As you can see from my Google map, the town of Gandia is divided into two parts, the more interesting old town and ‘el grau i platja’, the rather sterile port and beach area.
I came here twice in fairly quick succession, in March and September 2014, either side of the summer season when the town becomes a busy holiday resort.
I stayed in both areas, the first time at the Hotel RH Riviera on the seafront which at that time of year was very quiet (except for big groups of Spanish pensioners) and doesn’t have much nightlife in the off season, though it’s good for bracing walks and runs along the beach.
Most nights I decided to walk the twenty minutes along Avenida del Grau to the old town for a bit more action. Thankfully on the second occasion I was put up at the Hotel Borja located much nearer the old centre and a marginally better hotel in terms of rooms and breakfast.
I say old centre but there aren’t that many old buildings, with just a couple of exceptions. Gandia was the ducal seat of the infamous Borja family, and the Palau Ducal dels Borja www.palauducal.com has a stunning interior by all accounts. As usual I didn’t have time to see it due to work getting in the way.
The Teatre Serrano on the main rambla, Passeig de las Germanies, has a nice façade in a simple modernisme style.
Plaza del Prado and the pedestrian streets off it seems to be the focal point for the locals. I checked out all the bars and eateries around the square. For a change from normal Spanish food, you could go for a burger at Comics Prado. Alternatively Cerveceria El Colamadito on the other side of the square is extremely cheap and popular for drinks though I don’t know what the food was like. For better quality food Café Almeda could on the east side of the square could be a good option.
However my favourite was this great restaurant near the square:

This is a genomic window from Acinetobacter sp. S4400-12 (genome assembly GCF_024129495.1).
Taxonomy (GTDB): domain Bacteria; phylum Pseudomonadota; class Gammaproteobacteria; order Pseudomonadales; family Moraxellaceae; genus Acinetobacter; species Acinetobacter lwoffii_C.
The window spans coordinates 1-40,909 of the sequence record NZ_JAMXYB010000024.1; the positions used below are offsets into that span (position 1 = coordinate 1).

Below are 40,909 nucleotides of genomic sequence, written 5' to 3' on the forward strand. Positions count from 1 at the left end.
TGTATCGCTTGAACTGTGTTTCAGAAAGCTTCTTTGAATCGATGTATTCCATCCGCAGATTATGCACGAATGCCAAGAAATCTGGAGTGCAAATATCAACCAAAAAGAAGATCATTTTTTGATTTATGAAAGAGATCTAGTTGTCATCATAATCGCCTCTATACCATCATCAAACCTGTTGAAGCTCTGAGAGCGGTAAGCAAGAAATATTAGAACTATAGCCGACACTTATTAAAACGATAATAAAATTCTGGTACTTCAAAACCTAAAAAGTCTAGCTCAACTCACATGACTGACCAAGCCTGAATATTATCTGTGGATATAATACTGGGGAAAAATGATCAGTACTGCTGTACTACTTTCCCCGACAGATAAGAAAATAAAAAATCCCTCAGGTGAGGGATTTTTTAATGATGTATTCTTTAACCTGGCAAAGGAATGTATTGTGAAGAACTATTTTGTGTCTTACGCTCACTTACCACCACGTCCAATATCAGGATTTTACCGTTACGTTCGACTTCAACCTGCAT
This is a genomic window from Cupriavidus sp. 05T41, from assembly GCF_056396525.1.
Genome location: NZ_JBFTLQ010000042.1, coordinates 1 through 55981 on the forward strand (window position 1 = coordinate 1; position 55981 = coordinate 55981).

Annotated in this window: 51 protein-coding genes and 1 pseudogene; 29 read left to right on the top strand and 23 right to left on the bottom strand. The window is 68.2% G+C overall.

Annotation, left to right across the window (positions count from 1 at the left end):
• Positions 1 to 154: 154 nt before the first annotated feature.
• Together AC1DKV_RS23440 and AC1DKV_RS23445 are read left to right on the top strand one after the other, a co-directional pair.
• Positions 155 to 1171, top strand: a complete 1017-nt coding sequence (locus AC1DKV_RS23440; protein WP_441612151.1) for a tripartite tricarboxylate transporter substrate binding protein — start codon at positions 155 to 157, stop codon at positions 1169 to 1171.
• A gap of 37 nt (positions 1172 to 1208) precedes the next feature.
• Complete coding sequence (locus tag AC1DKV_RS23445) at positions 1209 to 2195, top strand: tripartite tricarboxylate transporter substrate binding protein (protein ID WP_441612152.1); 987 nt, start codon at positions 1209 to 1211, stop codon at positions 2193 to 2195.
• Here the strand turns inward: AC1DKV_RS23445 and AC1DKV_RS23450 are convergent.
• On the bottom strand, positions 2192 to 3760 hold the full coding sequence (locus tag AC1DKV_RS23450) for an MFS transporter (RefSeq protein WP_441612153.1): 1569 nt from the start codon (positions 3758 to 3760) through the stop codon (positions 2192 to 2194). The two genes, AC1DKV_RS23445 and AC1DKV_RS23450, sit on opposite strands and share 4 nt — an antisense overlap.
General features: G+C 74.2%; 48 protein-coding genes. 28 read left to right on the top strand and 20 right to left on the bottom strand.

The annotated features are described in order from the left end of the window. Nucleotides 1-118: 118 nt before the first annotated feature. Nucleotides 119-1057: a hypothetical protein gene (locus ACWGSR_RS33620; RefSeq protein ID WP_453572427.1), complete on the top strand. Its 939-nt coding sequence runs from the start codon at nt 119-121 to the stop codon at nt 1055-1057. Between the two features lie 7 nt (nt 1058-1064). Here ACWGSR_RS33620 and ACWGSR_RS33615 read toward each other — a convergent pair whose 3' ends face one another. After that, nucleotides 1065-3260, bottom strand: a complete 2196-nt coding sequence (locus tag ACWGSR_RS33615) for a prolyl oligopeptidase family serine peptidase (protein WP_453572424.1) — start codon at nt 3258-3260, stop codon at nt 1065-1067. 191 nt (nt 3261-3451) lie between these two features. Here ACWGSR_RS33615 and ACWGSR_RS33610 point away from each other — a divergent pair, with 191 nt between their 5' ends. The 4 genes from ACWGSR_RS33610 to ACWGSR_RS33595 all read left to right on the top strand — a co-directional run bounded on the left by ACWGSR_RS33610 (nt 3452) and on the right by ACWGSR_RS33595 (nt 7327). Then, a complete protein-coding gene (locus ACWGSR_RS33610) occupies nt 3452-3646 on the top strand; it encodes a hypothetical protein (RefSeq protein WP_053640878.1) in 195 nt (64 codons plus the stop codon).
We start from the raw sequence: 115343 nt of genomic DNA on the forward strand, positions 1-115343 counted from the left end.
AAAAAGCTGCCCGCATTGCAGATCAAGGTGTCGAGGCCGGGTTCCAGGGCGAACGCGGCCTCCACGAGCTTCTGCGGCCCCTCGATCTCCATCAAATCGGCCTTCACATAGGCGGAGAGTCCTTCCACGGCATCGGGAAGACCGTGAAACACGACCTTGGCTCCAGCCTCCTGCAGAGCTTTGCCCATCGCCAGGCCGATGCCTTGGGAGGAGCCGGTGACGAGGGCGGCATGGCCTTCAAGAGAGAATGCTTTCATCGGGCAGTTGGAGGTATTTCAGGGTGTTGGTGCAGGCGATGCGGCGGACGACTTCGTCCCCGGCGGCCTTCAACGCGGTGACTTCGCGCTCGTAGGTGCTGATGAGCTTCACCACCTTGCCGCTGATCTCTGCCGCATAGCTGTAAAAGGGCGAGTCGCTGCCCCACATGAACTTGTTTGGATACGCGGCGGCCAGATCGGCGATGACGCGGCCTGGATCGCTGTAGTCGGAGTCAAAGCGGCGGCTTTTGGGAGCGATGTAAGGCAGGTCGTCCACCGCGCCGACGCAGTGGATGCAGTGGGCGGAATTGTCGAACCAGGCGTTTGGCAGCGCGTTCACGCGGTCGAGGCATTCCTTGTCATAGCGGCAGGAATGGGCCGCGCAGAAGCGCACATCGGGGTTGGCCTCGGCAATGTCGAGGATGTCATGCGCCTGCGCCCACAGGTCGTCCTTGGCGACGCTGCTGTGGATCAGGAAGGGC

Telero (High Intermediate A), 7 Career Sant Ponc, www.telero.es
I ate in this mid-range place twice in all and each time I thoroughly enjoyed the food, the ambience and the friendly service from the owner and his family.
The dishes here are very traditional. An unusual starter is Coques de Dacsa; corn pancakes with anchovy, boiled egg and tuna (B+), very particular to Gandia.
As you’d expect in a town in the Valenciana Communidad, rice dishes are also very typical and Melosos feature heavily on the menu here. A meloso is like a paella but wetter as it’s made with more stock. I enjoyed the Meloso de Gambas y Cigalas which is excellent here (A).
I wanted a white wine to go with the seafood but was told the local ones tended to be sweet due to the hot climate. I went for a Rueda Verdejo from Jose Pariente instead which did the trick.
To finish Helado de Pasas a la Mistela (B+) or ice cream with raisins and a local sweet wine made from ‘mosto’ (must or alcoholic grape juice from the early stages of the wine making process). A glass of Mistela accompanied this (B+).
I was introduced to a new Pacharan here called Baines which scored well (B+).
For me Telero is the best thing about Gandia! I definitely recommend eating here.
If you’re looking for somewhere down by the sea, Ripoll on Paseo Neptuno at the port end of the beach is a bit pricey but has a great view of the sun going down over the sea.
The restaurants next to the port on Avenida Pau are supposed to be good too but probably very busy in summer. There are a few other untried places on the Google map too.
2 thoughts on “Melosos in Gandia”
Thank you for your tips. I am going to Gandia next week. Alice
Thanks Alice, hope you find them of use 🙂